|© 2012 Sylvia Liu|
Yesterday morning, I had one of the most wonderful experiences since I moved to Virginia Beach. I went running with a good friend at the Boardwalk, a 3 mile stretch along a beautiful, sandy beach that is filled with tourists in the summer but is almost empty on a winter morning. It was about 8:30 a.m., well after sunrise, but the sky was still pink and soft. The water was completely calm, not a ripple to be seen. As we ran the 6 mile round trip, we were paced (or outpaced) by hundreds of dolphins swimming about 20 yards offshore in groups of 4 or 5. The whole hour, we kept seeing the dolphins swimming south. Some were playful and jumped out of the water. We couldn't get over how many dolphins we saw and we kept interrupting our run just to marvel at the sight (I've often seen dolphins in the water, but never this close to shore and so many).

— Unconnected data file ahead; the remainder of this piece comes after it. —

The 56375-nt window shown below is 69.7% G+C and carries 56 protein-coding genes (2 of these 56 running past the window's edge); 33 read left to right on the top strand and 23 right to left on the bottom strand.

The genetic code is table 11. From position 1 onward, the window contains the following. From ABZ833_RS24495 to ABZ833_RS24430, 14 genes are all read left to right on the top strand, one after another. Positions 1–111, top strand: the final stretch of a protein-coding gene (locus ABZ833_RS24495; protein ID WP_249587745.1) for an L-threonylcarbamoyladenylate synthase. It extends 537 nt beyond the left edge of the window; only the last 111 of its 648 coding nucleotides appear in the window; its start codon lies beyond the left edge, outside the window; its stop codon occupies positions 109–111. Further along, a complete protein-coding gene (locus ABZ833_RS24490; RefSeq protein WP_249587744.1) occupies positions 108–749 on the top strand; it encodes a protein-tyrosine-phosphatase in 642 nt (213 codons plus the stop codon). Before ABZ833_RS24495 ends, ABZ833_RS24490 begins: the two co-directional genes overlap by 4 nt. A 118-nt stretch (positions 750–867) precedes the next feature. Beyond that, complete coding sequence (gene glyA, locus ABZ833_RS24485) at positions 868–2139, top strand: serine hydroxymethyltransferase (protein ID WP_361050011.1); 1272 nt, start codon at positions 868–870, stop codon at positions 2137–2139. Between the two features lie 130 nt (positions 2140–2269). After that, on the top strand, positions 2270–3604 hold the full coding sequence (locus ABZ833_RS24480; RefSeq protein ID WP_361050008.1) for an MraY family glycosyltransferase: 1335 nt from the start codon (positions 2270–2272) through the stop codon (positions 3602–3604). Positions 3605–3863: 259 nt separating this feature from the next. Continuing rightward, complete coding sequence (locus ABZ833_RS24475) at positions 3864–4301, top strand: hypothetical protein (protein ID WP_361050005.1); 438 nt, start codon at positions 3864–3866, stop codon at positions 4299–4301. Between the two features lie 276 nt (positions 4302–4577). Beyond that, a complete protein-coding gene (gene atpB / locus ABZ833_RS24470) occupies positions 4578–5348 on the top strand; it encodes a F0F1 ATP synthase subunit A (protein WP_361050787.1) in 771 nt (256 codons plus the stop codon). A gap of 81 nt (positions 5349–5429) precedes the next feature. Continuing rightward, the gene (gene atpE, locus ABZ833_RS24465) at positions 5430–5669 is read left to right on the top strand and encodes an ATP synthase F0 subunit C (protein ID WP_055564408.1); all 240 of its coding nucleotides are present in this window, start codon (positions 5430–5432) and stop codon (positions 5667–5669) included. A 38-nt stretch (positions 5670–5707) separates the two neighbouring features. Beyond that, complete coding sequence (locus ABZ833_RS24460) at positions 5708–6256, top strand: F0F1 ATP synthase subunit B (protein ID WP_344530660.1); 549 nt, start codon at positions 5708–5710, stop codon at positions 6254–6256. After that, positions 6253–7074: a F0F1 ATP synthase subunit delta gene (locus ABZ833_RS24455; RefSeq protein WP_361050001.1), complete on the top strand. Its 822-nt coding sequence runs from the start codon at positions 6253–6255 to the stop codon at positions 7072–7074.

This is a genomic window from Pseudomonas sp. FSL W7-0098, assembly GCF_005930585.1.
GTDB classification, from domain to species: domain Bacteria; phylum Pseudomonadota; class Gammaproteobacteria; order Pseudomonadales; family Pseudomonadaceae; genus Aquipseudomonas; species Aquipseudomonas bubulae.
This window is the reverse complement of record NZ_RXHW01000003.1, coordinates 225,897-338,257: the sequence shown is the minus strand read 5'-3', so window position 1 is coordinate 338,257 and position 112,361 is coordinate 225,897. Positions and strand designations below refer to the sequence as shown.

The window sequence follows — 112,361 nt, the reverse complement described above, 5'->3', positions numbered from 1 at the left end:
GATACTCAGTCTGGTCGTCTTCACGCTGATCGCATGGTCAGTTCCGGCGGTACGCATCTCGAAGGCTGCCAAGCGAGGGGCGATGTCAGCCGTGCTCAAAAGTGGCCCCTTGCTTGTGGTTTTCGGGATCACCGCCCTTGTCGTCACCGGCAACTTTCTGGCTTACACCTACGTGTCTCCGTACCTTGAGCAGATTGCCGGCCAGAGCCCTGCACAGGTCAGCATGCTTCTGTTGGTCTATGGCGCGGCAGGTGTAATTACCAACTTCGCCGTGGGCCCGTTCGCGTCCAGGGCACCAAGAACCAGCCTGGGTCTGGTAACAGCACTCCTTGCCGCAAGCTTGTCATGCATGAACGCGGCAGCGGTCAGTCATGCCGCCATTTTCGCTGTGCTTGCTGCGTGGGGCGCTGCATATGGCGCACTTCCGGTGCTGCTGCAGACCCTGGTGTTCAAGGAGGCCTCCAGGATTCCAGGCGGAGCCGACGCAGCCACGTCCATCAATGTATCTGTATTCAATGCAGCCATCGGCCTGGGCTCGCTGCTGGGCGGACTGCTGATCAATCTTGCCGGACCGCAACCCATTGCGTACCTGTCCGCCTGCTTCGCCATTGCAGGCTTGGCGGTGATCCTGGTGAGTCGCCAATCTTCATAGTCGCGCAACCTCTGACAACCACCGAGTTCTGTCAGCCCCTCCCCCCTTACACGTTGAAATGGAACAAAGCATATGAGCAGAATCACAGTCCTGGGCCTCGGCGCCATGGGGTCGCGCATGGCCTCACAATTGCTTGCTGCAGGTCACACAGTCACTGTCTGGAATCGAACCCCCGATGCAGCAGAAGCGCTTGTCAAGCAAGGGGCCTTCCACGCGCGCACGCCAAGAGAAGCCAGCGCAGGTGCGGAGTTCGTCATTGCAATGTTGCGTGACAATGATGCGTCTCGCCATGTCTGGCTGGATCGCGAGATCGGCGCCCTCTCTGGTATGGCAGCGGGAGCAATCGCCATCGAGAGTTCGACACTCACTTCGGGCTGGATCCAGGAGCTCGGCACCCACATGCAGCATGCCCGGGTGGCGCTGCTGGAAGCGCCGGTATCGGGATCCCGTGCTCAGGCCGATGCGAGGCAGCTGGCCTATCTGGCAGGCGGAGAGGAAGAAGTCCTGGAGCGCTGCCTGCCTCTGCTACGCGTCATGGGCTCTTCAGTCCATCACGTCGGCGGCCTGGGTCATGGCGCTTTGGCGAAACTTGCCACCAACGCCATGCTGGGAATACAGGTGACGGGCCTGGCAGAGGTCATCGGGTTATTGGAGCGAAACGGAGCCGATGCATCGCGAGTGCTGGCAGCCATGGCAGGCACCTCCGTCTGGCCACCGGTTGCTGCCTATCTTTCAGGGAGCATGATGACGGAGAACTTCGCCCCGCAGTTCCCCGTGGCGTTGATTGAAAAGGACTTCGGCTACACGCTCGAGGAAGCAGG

But what did I think at least once while running? That I wish I had a camera and how I'd describe the scene on Facebook. Nick Bilton of the New York Times had a similar experience and blogged about it, resolving to enjoy life unplugged from his iPhone. Why do we feel a need to share every special moment online, even with relative strangers? Is it to validate the experience? To cement the memory? To share something excellent in our life?
Zen is about being in the present, in the moment, without the commentary running. I'm not sure I can do that, but it's one of my 2012 resolutions.
Update 1/17/12: I just came across an article that says this but more eloquently. Social theorist Nathan Jurgensen writes about how social media sites are training people to view life through a "Facebook eye" lens.
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